Four months prior to Aaron’s death I'd had an idea. I thought it would be amazing if all of Aaron’s best friends would get a tattoo commemorating him. I knew it would be something that Aaron would love, the ham that he was, and I thought it would be a great way for us to remember him. That afternoon Dave, Christy and I, along with a few others, snuck off to the Devil’s Den Tattoo and Piercing Parlor and had tattoos painfully applied to our right buttock, a green, three-leaf shamrock with a capital ‘A’ rendered in red in the center, a tribute to my brother and his love for Notre Dame football. Mine was just below the hip and just above the important part, under the bikini line I guess would be an appropriate description but I can tell you that it’s irrelevant as my bikini days are long past. There was a poker game that night and I could hardly wait to show my brother how much I loved him, how much we all loved him.
As the players started to gather around the table we all stood up and dropped the right side of our pants showing my brother our new tattoos. Everyone roared.
By the time Aaron had passed, eight people had entered the Shamrock Society. My youngest daughter went a bit overboard and had the shamrock enlarged to the size of a tennis ball. The rest of us opted for a more reasonable size, about two inches in diameter.
Christy insisted that, at the service, we all gather up front and show our tattoos. My God! I had to change my dress plans immediately and switch to a pantsuit. No way was I hiking my skirt up over my ass in front of a congregation of mourners. The day would be tough enough.
The service is over now. They are preparing to carry the casket out to the black hearse and then the gravesite. I have opted to skip that particular memory. I am still sitting in the chapel, looking at the light, waiting for reality to dawn. Many of Aaron’s friends sang during the service, some told funny stories and his favorite jokes. But all of that was just a diversion. Just one of the many ways that we are getting through today and trying to live till tomorrow, trying to give ourselves time to understand that he’s gone. Simply gone. We are left behind to try to make sense of his death knowing there is no sense to be made. A young, vital and important person died and we are left with nothing but the memories. No great insight, no moment of comprehension for the grand scheme, the ‘big picture’ and certainly no explanation for the lack of divine intervention.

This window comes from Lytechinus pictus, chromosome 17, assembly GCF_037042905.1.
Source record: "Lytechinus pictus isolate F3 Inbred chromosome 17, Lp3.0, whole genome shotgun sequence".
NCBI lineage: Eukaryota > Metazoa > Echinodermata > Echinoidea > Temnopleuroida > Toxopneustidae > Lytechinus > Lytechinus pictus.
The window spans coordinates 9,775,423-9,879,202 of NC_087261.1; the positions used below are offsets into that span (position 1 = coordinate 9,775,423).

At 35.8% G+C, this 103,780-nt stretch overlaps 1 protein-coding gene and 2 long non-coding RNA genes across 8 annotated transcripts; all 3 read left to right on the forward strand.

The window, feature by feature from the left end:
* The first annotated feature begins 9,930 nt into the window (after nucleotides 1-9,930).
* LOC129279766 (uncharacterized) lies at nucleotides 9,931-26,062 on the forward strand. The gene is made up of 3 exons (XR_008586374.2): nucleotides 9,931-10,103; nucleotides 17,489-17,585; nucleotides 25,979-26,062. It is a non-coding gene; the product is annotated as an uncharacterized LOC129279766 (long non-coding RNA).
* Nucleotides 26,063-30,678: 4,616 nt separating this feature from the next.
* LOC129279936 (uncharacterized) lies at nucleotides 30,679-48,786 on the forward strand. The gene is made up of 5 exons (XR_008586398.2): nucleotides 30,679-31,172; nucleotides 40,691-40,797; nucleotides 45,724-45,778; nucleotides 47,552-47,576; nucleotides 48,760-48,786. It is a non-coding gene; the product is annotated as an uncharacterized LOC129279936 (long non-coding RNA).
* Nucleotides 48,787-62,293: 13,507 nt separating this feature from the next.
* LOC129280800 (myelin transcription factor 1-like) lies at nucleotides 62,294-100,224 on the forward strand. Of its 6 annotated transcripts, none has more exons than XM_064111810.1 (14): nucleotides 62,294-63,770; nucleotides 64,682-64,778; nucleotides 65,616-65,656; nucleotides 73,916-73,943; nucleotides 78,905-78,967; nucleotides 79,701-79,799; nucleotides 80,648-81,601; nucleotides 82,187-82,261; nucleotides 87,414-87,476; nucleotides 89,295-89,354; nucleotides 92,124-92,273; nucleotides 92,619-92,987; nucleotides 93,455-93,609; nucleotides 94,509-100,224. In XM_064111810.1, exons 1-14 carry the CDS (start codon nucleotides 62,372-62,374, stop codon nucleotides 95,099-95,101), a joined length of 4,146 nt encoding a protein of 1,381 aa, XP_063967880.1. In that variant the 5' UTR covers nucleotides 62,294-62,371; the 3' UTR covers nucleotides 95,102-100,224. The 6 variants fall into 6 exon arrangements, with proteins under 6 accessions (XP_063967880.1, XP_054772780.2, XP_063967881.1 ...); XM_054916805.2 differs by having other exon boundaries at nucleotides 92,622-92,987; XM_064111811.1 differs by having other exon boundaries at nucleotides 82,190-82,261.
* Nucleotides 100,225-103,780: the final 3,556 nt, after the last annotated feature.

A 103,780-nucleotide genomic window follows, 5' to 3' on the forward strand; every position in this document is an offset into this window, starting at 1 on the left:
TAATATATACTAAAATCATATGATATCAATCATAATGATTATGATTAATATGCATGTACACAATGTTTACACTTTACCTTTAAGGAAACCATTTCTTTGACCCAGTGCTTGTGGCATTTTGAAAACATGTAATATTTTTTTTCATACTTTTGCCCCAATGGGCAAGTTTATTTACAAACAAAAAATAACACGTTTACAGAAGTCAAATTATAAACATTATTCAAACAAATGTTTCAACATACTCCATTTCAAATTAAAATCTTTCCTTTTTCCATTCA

The sun has moved across the sky and in the now empty chapel it passes through the stained glass at the back. The light dissects my life still only now I have a new segment, one mixed with green, shamrock green, that reminds me of Aaron, my brother, the brother who’s death has no explanation, the brother I will love without reservation, forever.
Causes Thomas White Supports
Kerry Daveline Memorial Golf Tournament for the Melanoma Society. http://www.hacknsmack.org/